The cost of this fragmentation and duplication of national requirements is particularly high. A study conducted in 2010 by Price Waterhouse Coopers shows that, for France alone, the administrative and technical costs for obtaining and maintaining the national licence to operate on the French market are Euro 8.7 million for a single EU operator, already licensed in one or several other Member States. National licensing regimes imposing such burdens on the service providers only benefit non-EU licensed black market operators to the detriment of player protection.
Go-it-alone national rule-making risks being at odds with the jurisprudence of the CJEU, which sets clear limits to restrictions that can be imposed on legitimate EU operators, and may infringe competition rules. Between 2006 and 2010, over 150 national draft acts and laws have been notified to the Commission for single market screening, and many have received a formal warning from the Commission for not complying with EU law. Infringement cases have been commenced against several national laws put in force despite the Commission’s early warning. However, since early 2008 no developments have taken place in the pending infringement cases and no new infringement proceedings have been opened.
Ligné concluded: “The launch of this Green Paper should under no circumstances cause the Commission to freeze pending or avoid opening new infringement cases against national regulations that are in violation of the Treaty.”
Further comment came from UK Tory MEP Malcolm Harbour, chairman of parliament's consumer protection committee, who described the draft legalization as a "good start" for the development of "safe and responsible" betting.
"Online gambling is a cross-border issue and it needs a clear EU framework in order to fulfill its potential. "At the moment there is a patchwork of licensing regimes or state monopolies across the EU and a lack of clear legalization is leaving important decisions to be made by the courts," said the ECR member.
"Online gambling is one area where some EU legalization can be justified. If we do not set out a clear framework at EU level for legitimate and regulated online gaming we are only going to see further growth of unlicensed or black-market operators.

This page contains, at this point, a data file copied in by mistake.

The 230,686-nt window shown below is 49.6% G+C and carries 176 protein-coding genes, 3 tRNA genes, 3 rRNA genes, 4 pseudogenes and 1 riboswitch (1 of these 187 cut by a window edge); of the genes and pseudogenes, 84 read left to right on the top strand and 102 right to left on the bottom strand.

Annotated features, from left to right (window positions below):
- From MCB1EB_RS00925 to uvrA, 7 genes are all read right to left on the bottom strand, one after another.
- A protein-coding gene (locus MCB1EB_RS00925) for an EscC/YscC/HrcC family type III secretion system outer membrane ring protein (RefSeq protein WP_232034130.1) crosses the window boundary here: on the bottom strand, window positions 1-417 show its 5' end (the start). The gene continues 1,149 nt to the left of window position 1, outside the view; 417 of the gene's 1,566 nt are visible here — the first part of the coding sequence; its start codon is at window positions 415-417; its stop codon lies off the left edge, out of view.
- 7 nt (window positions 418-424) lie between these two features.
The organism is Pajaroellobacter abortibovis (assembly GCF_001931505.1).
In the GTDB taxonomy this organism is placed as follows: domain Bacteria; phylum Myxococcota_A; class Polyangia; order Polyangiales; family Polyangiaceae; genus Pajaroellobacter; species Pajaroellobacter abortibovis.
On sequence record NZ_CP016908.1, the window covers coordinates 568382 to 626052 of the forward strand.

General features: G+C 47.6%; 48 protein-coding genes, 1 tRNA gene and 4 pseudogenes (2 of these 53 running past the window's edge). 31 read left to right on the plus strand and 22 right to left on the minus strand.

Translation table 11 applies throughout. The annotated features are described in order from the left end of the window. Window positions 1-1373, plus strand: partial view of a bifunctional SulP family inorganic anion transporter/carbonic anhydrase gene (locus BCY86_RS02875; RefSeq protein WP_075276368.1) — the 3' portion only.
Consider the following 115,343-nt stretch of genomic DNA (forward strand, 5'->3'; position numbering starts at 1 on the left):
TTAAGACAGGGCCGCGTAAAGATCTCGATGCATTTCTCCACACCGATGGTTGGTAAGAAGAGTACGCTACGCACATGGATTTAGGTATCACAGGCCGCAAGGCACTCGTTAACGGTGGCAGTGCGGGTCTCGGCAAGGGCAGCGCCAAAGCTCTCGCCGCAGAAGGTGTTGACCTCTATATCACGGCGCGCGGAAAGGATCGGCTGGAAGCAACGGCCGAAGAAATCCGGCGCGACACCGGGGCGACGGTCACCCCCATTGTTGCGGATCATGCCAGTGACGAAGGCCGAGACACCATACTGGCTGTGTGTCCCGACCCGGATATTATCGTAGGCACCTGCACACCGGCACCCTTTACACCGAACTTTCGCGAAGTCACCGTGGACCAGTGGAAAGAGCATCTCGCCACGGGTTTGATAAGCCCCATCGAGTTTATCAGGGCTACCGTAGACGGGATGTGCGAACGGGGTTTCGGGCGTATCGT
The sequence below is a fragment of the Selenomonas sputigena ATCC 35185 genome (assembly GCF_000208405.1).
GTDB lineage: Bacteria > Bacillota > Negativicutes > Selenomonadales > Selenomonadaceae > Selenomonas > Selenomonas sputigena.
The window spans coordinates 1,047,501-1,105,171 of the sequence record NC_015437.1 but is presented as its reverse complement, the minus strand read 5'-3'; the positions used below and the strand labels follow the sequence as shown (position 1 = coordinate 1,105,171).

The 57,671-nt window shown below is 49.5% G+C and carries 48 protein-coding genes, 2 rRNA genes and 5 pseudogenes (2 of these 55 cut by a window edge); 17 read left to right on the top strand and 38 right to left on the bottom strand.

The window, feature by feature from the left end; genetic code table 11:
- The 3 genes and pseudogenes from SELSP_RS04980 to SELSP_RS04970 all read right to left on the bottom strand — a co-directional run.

"Through the ‘CEN initiative' the industry has shown that it is already working to improve standards and to provide consumer safeguards. This is very welcome and must be taken into account in any EU action.
"We should create a viable online gambling industry in the EU that is regulated well and regulated as consistently as possible across the single market."
The European sports security association (ESSA) said the green paper was a "solid step" towards building a single market in online gaming in Europe. But the association still questioned the Commission's assertion that sports events where betting takes place may, due to criminal activities, be subject to a higher risk of match fixing.
Clive Hawkswood, the chief executive of the Remote Gambling Association, said, "We hope that the green paper, and the evidence submitted in response to it, will provide the basis for an objective assessment of the issues.
"The RGA is looking forward to participating in this consultation."
He added, "However, this could be a lengthy process and in the meantime many member states will be bringing forward gambling legalization at a national level. It is vitally important that the Commission takes all reasonable steps to ensure that those new regimes are fully compliant with EU law.'